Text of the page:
Cell Biology BI309 Mini-Review 1 Title: Dynein Motor Proteins In order for eukaryotic cells to be motile they use motor proteins that are propelled by ATP. There are three classes of motor proteins; myosin, kinesin and dynein. Dynein is the motor protein to be discussed in detail for this review. Dynein is a large and complex motor protein found in microtubules of cilia and flagella that causes movement due to the conversion of Adenosine Triphosphate(ATP) which is a form of chemical energy to mechanical energy i.e. movement.
For example, the malate can be transported into the mitochondria via the malate shuttle and re-enter the tricarboxylic acid cycle. Then again, cytosolic malate can be oxidized to oxaloacetate, which can be converted to aspartate or glucose [Jones et.al 2000]. Step 5: Hydrolysis of arginine to form ornithine and urea Enzyme Arginase is required in this step. The arginine is hydrolyzed to generate the urea and to change the ornithine. It occurs in liver cells cytosol.
In many cases the association process is a part of biological function as in blood clotting or the formation of muscle fibers. Aggregation of proteins also leads to perturbation of the biological function with sometimes serious physiological consequences as in the formation of cataracts in the lens of the eye or amyloid fibrils associated with Alzheimer’ and other neurological diseases. From a colloid chemistry perspective, protein self-association is a special case of the general problem of colloid stability. There are two important aspects of the protein systems in this respect: first in contrast to colloids in general the system can be obtained in pure form and then represent a true single component. Second the protein has a complex molecular structure and one should expect protein- protein interactions to be highly directional.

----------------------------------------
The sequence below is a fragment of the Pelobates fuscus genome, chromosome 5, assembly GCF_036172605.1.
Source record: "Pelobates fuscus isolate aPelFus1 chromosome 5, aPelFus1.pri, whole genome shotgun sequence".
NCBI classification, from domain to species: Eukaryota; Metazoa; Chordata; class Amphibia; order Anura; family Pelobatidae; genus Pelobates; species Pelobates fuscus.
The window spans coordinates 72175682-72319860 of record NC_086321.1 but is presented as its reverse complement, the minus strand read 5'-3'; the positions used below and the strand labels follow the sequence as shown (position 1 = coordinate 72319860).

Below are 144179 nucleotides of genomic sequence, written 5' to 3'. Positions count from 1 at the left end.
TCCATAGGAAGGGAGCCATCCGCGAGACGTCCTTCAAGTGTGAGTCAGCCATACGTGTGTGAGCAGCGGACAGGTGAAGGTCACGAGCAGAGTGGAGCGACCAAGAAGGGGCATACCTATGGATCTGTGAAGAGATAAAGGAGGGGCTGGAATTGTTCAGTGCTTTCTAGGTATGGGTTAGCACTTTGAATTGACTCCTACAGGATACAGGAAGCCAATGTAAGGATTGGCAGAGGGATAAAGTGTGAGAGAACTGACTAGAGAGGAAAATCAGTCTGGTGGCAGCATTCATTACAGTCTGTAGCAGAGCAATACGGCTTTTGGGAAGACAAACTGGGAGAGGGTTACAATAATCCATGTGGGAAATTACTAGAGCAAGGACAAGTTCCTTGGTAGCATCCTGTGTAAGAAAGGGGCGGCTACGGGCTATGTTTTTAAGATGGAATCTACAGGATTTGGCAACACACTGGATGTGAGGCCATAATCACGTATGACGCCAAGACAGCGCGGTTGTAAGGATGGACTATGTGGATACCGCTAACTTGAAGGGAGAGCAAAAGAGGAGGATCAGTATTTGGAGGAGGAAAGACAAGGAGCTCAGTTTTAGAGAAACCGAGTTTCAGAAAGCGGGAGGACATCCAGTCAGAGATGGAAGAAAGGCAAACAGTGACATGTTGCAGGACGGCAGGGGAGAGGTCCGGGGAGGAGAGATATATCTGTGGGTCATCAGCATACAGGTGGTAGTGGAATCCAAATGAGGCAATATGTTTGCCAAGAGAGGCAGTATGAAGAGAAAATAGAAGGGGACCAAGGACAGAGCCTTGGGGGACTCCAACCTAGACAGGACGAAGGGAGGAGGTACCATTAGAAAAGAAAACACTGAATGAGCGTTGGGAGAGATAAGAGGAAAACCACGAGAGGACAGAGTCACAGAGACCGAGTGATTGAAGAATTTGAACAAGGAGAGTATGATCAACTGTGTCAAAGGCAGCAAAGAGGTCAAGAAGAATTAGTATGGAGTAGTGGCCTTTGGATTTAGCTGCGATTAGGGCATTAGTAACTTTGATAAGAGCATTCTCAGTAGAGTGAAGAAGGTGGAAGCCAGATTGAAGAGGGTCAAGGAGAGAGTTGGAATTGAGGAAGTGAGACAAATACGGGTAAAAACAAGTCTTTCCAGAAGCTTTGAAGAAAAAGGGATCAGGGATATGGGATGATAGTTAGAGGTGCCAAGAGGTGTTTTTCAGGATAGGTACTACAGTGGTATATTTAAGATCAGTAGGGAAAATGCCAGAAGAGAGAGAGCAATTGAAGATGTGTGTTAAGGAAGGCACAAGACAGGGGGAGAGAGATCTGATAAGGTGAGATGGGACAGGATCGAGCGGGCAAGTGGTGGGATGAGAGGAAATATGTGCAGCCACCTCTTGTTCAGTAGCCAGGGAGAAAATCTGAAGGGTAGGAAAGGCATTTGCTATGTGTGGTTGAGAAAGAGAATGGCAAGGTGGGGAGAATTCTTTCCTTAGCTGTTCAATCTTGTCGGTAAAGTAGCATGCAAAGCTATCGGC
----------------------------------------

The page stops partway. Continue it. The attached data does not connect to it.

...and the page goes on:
Myosin head bind tightly onto the actin at the binding site and forming a temporary cross-bridge. The formation of this cross bridge resulting in the phosphorylation of the ADP and inorganic phosphate in to ATP. This induces a power stroke movement of the myosin head creating a pulling force on the Z lines of the sarcomere and efficiently allowing the two filaments to slide over each other. The sliding of filaments causes the sarcomere to shorten and the skeletal muscle to